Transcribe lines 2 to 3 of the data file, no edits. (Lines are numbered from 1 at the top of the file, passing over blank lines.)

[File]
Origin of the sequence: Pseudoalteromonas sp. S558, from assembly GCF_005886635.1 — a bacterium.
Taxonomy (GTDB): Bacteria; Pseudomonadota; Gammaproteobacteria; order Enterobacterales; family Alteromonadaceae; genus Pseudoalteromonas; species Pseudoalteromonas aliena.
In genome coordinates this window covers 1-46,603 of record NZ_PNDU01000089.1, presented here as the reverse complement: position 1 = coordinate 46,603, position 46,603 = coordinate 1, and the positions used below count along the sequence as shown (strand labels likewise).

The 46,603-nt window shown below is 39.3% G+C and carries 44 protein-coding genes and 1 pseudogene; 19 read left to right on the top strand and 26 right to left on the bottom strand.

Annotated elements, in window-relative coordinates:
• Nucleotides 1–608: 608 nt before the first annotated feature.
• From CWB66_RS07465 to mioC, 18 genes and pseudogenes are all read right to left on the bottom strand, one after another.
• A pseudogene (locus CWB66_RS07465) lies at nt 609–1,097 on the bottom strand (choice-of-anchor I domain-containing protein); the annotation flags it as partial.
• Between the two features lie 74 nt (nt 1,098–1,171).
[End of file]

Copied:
Taxonomy (GTDB): Bacteria; Pseudomonadota; Gammaproteobacteria; order Enterobacterales; family Alteromonadaceae; genus Pseudoalteromonas; species Pseudoalteromonas aliena.
In genome coordinates this window covers 1-46,603 of record NZ_PNDU01000089.1, presented here as the reverse complement: position 1 = coordinate 46,603, position 46,603 = coordinate 1, and the positions used below count along the sequence as shown (strand labels likewise).